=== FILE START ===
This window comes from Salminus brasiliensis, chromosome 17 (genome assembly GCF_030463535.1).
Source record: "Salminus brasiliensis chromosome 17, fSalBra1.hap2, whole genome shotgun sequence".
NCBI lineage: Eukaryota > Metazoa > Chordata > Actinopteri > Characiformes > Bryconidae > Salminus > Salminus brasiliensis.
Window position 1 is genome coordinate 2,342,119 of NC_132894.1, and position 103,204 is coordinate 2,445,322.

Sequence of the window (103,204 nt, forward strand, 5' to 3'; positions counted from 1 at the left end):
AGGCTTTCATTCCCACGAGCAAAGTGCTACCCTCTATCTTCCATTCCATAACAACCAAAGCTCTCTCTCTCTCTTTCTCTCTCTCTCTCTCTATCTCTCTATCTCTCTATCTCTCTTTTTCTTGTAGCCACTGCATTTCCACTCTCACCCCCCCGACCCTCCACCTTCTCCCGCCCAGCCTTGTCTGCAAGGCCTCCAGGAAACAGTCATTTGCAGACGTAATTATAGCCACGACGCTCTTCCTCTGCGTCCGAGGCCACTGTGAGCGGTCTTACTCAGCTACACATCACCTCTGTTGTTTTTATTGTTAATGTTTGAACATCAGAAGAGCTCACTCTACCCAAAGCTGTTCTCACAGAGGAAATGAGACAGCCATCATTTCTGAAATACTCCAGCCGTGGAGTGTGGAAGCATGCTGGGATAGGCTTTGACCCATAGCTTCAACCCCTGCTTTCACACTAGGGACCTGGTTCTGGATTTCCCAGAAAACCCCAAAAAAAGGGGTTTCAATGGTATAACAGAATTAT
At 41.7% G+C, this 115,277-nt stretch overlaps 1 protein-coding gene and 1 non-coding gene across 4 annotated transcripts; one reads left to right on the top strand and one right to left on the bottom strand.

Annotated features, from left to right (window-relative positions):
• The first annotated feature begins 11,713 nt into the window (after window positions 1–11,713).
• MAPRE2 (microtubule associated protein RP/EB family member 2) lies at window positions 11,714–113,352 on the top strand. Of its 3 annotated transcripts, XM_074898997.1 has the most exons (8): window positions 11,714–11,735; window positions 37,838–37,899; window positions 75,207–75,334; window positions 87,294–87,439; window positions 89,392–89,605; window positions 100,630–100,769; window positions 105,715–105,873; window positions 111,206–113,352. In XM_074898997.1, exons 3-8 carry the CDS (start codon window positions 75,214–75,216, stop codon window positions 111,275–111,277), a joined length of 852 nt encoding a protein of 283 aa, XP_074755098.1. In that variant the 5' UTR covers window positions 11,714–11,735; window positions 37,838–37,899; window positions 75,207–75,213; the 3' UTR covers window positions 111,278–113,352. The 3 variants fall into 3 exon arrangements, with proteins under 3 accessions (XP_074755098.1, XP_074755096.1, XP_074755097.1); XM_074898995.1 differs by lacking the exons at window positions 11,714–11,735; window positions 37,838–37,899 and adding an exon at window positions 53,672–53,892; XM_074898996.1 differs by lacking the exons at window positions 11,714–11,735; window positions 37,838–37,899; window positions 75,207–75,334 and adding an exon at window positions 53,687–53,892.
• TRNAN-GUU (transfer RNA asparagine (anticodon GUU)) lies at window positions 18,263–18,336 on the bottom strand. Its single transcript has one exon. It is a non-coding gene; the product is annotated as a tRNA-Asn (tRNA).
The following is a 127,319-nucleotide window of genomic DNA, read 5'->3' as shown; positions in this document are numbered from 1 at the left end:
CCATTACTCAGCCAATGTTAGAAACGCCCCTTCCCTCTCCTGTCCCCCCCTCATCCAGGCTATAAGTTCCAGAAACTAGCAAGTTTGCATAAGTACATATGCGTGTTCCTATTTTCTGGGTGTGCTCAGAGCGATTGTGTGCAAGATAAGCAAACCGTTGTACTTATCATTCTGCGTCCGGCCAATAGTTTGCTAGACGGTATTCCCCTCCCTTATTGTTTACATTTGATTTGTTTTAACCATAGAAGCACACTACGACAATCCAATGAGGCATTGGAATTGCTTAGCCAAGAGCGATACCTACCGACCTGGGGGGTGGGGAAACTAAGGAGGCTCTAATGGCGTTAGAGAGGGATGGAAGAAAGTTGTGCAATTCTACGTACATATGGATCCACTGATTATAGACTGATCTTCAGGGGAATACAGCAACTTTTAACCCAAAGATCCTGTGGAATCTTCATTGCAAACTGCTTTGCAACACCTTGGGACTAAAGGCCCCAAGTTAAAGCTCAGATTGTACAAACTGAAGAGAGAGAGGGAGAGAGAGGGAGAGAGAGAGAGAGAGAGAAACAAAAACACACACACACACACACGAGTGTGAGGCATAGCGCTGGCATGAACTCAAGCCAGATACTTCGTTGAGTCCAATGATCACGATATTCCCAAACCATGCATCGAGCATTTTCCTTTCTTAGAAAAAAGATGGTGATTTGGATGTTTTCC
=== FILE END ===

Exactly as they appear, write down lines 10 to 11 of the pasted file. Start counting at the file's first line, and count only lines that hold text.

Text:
• MAPRE2 (microtubule associated protein RP/EB family member 2) lies at window positions 11,714–113,352 on the top strand. Of its 3 annotated transcripts, XM_074898997.1 has the most exons (8): window positions 11,714–11,735; window positions 37,838–37,899; window positions 75,207–75,334; window positions 87,294–87,439; window positions 89,392–89,605; window positions 100,630–100,769; window positions 105,715–105,873; window positions 111,206–113,352. In XM_074898997.1, exons 3-8 carry the CDS (start codon window positions 75,214–75,216, stop codon window positions 111,275–111,277), a joined length of 852 nt encoding a protein of 283 aa, XP_074755098.1. In that variant the 5' UTR covers window positions 11,714–11,735; window positions 37,838–37,899; window positions 75,207–75,213; the 3' UTR covers window positions 111,278–113,352. The 3 variants fall into 3 exon arrangements, with proteins under 3 accessions (XP_074755098.1, XP_074755096.1, XP_074755097.1); XM_074898995.1 differs by lacking the exons at window positions 11,714–11,735; window positions 37,838–37,899 and adding an exon at window positions 53,672–53,892; XM_074898996.1 differs by lacking the exons at window positions 11,714–11,735; window positions 37,838–37,899; window positions 75,207–75,334 and adding an exon at window positions 53,687–53,892.
• TRNAN-GUU (transfer RNA asparagine (anticodon GUU)) lies at window positions 18,263–18,336 on the bottom strand. Its single transcript has one exon. It is a non-coding gene; the product is annotated as a tRNA-Asn (tRNA).